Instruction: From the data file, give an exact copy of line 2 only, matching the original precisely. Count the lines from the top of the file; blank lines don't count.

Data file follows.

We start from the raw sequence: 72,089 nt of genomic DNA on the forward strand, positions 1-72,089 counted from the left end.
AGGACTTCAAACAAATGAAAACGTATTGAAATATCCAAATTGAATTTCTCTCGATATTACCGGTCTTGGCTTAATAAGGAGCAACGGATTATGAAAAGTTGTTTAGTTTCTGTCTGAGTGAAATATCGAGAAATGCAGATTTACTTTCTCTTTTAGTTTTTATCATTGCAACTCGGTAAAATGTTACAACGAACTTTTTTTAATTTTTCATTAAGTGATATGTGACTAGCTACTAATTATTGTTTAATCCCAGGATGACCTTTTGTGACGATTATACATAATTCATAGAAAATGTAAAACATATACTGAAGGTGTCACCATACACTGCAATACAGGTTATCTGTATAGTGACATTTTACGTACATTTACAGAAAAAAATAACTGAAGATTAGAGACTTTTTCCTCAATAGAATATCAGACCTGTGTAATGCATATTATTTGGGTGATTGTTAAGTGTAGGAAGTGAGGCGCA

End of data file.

AGGACTTCAAACAAATGAAAACGTATTGAAATATCCAAATTGAATTTCTCTCGATATTACCGGTCTTGGCTTAATAAGGAGCAACGGATTATGAAAAGTTGTTTAGTTTCTGTCTGAGTGAAATATCGAGAAATGCAGATTTACTTTCTCTTTTAGTTTTTATCATTGCAACTCGGTAAAATGTTACAACGAACTTTTTTTAATTTTTCATTAAGTGATATGTGACTAGCTACTAATTATTGTTTAATCCCAGGATGACCTTTTGTGACGATTATACATAATTCATAGAAAATGTAAAACATATACTGAAGGTGTCACCATACACTGCAATACAGGTTATCTGTATAGTGACATTTTACGTACATTTACAGAAAAAAATAACTGAAGATTAGAGACTTTTTCCTCAATAGAATATCAGACCTGTGTAATGCATATTATTTGGGTGATTGTTAAGTGTAGGAAGTGAGGCGCA